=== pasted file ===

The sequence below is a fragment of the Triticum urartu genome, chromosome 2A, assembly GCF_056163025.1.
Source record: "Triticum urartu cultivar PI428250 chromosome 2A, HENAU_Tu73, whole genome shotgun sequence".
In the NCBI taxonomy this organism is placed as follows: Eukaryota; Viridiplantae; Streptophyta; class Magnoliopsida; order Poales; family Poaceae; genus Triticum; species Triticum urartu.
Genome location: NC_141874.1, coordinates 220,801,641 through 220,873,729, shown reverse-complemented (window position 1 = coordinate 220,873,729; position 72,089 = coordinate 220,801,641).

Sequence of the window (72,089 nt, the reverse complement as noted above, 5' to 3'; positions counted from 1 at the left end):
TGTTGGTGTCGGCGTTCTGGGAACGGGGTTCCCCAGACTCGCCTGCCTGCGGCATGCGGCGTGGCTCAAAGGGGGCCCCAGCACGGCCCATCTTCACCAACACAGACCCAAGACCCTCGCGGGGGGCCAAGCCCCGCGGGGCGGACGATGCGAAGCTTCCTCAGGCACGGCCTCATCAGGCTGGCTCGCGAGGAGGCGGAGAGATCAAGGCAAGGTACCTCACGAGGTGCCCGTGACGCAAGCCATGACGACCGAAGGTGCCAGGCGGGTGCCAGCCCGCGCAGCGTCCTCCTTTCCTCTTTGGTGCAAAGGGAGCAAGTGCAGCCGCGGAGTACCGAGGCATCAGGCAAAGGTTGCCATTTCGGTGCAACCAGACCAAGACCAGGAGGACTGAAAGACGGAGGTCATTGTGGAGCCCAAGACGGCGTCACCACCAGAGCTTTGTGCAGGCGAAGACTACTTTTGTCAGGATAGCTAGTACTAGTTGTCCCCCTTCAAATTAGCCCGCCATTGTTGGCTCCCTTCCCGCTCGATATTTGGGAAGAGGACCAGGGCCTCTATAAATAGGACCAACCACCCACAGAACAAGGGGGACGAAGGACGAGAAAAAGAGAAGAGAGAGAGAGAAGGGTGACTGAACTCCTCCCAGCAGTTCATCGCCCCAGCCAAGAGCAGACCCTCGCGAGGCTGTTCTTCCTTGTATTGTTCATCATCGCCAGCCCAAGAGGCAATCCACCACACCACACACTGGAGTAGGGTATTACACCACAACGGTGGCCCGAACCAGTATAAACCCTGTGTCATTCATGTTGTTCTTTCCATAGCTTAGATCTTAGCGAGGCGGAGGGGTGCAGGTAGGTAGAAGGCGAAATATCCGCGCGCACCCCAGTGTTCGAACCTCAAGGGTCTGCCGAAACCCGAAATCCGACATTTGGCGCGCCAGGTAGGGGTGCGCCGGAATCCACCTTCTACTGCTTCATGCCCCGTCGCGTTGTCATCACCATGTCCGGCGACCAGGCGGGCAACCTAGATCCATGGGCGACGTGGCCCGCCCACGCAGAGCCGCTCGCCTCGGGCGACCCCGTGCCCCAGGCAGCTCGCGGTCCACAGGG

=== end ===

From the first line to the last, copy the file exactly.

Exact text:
The sequence below is a fragment of the Triticum urartu genome, chromosome 2A, assembly GCF_056163025.1.
Source record: "Triticum urartu cultivar PI428250 chromosome 2A, HENAU_Tu73, whole genome shotgun sequence".
In the NCBI taxonomy this organism is placed as follows: Eukaryota; Viridiplantae; Streptophyta; class Magnoliopsida; order Poales; family Poaceae; genus Triticum; species Triticum urartu.
Genome location: NC_141874.1, coordinates 220,801,641 through 220,873,729, shown reverse-complemented (window position 1 = coordinate 220,873,729; position 72,089 = coordinate 220,801,641).

Sequence of the window (72,089 nt, the reverse complement as noted above, 5' to 3'; positions counted from 1 at the left end):
TGTTGGTGTCGGCGTTCTGGGAACGGGGTTCCCCAGACTCGCCTGCCTGCGGCATGCGGCGTGGCTCAAAGGGGGCCCCAGCACGGCCCATCTTCACCAACACAGACCCAAGACCCTCGCGGGGGGCCAAGCCCCGCGGGGCGGACGATGCGAAGCTTCCTCAGGCACGGCCTCATCAGGCTGGCTCGCGAGGAGGCGGAGAGATCAAGGCAAGGTACCTCACGAGGTGCCCGTGACGCAAGCCATGACGACCGAAGGTGCCAGGCGGGTGCCAGCCCGCGCAGCGTCCTCCTTTCCTCTTTGGTGCAAAGGGAGCAAGTGCAGCCGCGGAGTACCGAGGCATCAGGCAAAGGTTGCCATTTCGGTGCAACCAGACCAAGACCAGGAGGACTGAAAGACGGAGGTCATTGTGGAGCCCAAGACGGCGTCACCACCAGAGCTTTGTGCAGGCGAAGACTACTTTTGTCAGGATAGCTAGTACTAGTTGTCCCCCTTCAAATTAGCCCGCCATTGTTGGCTCCCTTCCCGCTCGATATTTGGGAAGAGGACCAGGGCCTCTATAAATAGGACCAACCACCCACAGAACAAGGGGGACGAAGGACGAGAAAAAGAGAAGAGAGAGAGAGAAGGGTGACTGAACTCCTCCCAGCAGTTCATCGCCCCAGCCAAGAGCAGACCCTCGCGAGGCTGTTCTTCCTTGTATTGTTCATCATCGCCAGCCCAAGAGGCAATCCACCACACCACACACTGGAGTAGGGTATTACACCACAACGGTGGCCCGAACCAGTATAAACCCTGTGTCATTCATGTTGTTCTTTCCATAGCTTAGATCTTAGCGAGGCGGAGGGGTGCAGGTAGGTAGAAGGCGAAATATCCGCGCGCACCCCAGTGTTCGAACCTCAAGGGTCTGCCGAAACCCGAAATCCGACATTTGGCGCGCCAGGTAGGGGTGCGCCGGAATCCACCTTCTACTGCTTCATGCCCCGTCGCGTTGTCATCACCATGTCCGGCGACCAGGCGGGCAACCTAGATCCATGGGCGACGTGGCCCGCCCACGCAGAGCCGCTCGCCTCGGGCGACCCCGTGCCCCAGGCAGCTCGCGGTCCACAGGG